The benefits of approval are bounded only by the limits of human creativity and imagination.
The benefits of approval are bounded only by the limits of human creativity and imagination.
J.D. Salinger, the celebrated (and reclusive) author of The Catcher in the Rye, passed away yesterday. He was 91.
Salinger died of natural causes at his home in Cornish, New Hampshire, according to a statement from Salinger’s literary representative.
Is there a legal angle here?
If you happen to be on the frigid East Coast today, currently experiencing the coldest temperatures of the season, grab yourself a cup of cocoa and a copy of the Sunday New York Times. The NYT often has articles of interest to a legal audience, but this weekend’s edition has an especially high number of stories either by or about the boldface names of the legal profession. To wit:
1. Power of Attorney: Questions for John Yoo. Deborah Solomon interviews John Yoo, the Berkeley law professor perhaps most well-known for his authorship of the so-called “torture memos.” Considering her liberal politics and modus operandi as an interviewer — we’ve previously described her as “snarky, cranky, exceedingly direct” — we were expecting her to go to town on Yoo.
But Professor Yoo actually comes across very well in the short Q-and-A (and is looking newly svelte in the accompanying photo). He’s smart, funny, and charming — not a surprise to us, based on our personal interactions with him, but perhaps a surprise to some who know only the cartoon villain depicted by the mainstream media.
2. The 30-Minute Interview: Jonathan L. Mechanic. An interesting interview with real estate super-lawyer Jonathan Mechanic, chairman of the real estate department of Fried Frank (and previously profiled here). We learn that Mechanic, in addition to being a top real estate attorney, is also a real estate investor: he owns retail and commercial properties in Bergen County, NJ (where we grew up).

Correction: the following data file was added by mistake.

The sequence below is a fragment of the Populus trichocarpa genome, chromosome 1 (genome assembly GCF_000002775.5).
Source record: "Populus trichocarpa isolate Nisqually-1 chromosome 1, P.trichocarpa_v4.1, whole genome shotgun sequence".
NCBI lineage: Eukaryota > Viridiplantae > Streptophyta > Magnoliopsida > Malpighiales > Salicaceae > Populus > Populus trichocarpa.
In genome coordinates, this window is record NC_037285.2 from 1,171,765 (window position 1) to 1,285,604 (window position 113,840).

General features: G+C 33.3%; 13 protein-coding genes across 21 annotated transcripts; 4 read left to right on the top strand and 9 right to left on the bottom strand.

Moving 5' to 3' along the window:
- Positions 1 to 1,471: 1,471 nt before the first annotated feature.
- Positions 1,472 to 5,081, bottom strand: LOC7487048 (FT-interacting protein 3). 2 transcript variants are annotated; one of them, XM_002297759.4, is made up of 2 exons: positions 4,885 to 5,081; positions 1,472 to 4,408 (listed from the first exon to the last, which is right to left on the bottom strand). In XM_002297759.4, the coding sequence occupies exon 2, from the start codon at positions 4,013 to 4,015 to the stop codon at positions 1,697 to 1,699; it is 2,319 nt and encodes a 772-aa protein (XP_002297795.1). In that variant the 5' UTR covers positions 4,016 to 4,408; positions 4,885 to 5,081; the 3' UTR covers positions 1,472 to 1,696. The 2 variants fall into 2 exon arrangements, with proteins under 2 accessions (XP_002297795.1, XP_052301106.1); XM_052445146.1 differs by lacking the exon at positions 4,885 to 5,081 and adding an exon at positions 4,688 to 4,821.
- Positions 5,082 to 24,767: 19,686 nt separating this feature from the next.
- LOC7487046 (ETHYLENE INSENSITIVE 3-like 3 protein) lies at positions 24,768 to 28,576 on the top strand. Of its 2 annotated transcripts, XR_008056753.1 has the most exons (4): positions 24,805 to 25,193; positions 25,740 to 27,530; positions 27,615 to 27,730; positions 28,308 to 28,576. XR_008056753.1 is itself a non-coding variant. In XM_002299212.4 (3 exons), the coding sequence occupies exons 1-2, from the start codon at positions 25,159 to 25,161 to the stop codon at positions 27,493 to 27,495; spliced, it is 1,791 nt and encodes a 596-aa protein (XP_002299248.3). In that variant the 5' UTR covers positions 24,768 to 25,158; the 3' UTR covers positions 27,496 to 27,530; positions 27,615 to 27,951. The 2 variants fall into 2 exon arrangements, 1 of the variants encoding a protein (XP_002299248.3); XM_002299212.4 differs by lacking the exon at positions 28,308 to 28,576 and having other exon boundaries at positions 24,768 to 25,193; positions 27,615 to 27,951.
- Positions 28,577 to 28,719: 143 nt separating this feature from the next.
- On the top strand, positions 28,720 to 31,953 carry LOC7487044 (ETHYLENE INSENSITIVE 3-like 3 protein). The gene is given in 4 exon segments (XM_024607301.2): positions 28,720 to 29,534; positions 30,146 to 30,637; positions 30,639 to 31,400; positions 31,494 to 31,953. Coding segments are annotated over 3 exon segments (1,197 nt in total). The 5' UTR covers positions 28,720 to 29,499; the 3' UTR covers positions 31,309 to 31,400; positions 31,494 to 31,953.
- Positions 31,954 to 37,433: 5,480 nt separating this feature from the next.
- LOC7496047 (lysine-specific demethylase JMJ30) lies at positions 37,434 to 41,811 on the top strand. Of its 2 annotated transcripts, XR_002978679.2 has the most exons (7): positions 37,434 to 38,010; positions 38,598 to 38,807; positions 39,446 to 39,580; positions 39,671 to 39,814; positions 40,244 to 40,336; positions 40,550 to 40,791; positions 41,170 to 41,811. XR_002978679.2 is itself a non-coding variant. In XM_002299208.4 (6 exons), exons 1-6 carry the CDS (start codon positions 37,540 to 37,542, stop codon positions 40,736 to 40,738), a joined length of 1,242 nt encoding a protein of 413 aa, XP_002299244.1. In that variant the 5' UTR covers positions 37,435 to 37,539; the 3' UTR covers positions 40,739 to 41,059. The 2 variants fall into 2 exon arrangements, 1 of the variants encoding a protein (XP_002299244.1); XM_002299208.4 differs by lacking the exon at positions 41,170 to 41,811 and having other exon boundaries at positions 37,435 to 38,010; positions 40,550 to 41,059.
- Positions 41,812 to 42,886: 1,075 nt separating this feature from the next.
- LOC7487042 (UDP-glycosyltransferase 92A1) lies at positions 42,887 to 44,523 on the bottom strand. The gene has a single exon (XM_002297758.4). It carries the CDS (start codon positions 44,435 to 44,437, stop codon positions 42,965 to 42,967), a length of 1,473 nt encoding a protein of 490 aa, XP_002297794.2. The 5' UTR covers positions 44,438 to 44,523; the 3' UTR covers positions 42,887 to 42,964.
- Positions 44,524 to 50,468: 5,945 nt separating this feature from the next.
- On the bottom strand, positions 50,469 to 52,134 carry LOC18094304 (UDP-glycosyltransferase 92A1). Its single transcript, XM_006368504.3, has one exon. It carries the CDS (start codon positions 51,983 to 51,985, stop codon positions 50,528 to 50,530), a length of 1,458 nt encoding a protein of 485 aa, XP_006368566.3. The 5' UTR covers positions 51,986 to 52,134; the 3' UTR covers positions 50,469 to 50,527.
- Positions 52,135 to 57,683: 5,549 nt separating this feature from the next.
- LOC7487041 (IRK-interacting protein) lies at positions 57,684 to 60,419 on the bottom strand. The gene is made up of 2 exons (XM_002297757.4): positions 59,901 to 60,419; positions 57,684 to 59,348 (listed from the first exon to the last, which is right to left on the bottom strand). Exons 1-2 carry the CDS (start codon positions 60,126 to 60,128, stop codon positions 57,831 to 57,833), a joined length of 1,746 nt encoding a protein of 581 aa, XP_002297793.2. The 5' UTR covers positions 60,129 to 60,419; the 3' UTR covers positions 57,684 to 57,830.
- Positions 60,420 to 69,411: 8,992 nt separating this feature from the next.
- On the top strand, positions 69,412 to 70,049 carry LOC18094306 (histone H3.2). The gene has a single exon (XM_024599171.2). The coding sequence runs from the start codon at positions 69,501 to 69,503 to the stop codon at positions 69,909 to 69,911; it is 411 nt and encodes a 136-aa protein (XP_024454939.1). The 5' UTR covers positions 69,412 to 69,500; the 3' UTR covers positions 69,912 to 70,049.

Three more stories, after the jump.
Earlier this week, we attended an interesting debate about the Google Books settlement. It featured Professor Richard Epstein of the University of Chicago Law School, who argued against the settlement, and Jonathan Jacobson of Wilson Sonsini, who defended it.
The debate, held at the Cornell Club and sponsored by the Federalist Society, was moderated by Professor Scott Hemphill of Columbia Law School. ATL readers may remember the hunky Hemphill as one-half of July’s Couple of the Month.
Read more, after the jump.
Last month, we spent a week in D.C. doing reporting for “Why Lawyers Make So Much Money,” a piece we — used literally in this case, as it’s bylined by Kash and Lat — wrote for Washingtonian Magazine. We managed to find our way into the office of Robert Bennett, newly arrived at Hogan & Hartson from Skadden Arps. He gave us a tour of his memorabilia, though was miffed when he couldn’t find a photo from a fishing trip with Sandra Day O’Connor. (If you’ve read our piece, this story is a familiar one.)
While we were there, Bennett gave us a signed copy of his autobiography, In The Ring: The Trials of a Washington Lawyer. We mention this not to boast but so as not to run afoul of any blogger disclosure laws.
The book offers a retrospective on Bennett’s star-studded legal career, which includes stints as special counsel to the Senate during the Keating Five investigation; as defense attorney for Bill Clinton, Caspar Weingberger, and Judith Miller; and as a partner at Skadden Arps for twenty years, working on white collar crime cases.
A friend told us a story about D.C. power player autobiographies. When they come out, everyone rushes to the book store to get the book… then immediately flips to the index to see if they’re mentioned, and never opens the book again. This friend claims a journalist once put a piece of paper in the middle of a stack of books at the bookstore with his name and number and a message that said, “I don’t think people actually read these. Call me if you did.” Supposedly, his phone never rang.